With this in mind, please be aware that if you don’t “see” a mental picture when you visualise, that this is ok! Allow the experience to be whatever it is for you, knowing that perhaps your way of imagining is not visual at all!
Visualisation as a tool for creativity
Visualisation is a fantastic way of stimulating right hemisphere brain activity – the creative, intuitive, symbolic and visual side of the brain. Since many people tend to work dominantly in the left hemisphere – the logical, rational, mathematical side of the brain - this part of the brain tends to be well developed. Much like we use both our left and right hands to do things, our dominant side will be stronger, so it is important to pay attention to the less dominant side in order to achieve greater balance in our mind. Creative visualisation is a technique that draws upon our imagination side to create what we want in life.
How to visualise using mental imagery
The following 3 exercises are techniques to allow you to see how your mind recalls information.
Close your eyes and relax deeply. Think of a familiar room in your home, such as your bedroom.
Notice the details – where the furniture is placed, the colour of the carpet, etc. Imagine you walking into the room and making yourself comfortable on a chair, the bed or couch. Notice how it feels to sit or lie there.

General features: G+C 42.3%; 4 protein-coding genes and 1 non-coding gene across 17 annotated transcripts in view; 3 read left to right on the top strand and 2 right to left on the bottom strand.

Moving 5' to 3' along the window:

Next, recall a pleasant experience that you have had in the past week, particularly one involving positive physical sensations such as eating a delicious meal, receiving a massage, being in a spa or swimming pool, walking in the sunshine, embracing a loved one. Remember the experience as vividly as possible, enjoying the pleasurable sensations once again.
Now imagine that you are in nature, in a beautiful place. Perhaps you are lying on the grass under a huge leafy tree, or on a beach with gentle waves, walking through a tropical rainforest or being on a mountaintop overlooking a vast amount of land. This place can be somewhere you have been, or somewhere you would like to be. Imagine the details as vividly as possible, creating the experience however you would like it to be.
Whatever process, or “sense” you used to bring the above scenes and thoughts into your mind is your way of “visualising”.
References: Creative Visualisation - Shakti Gawain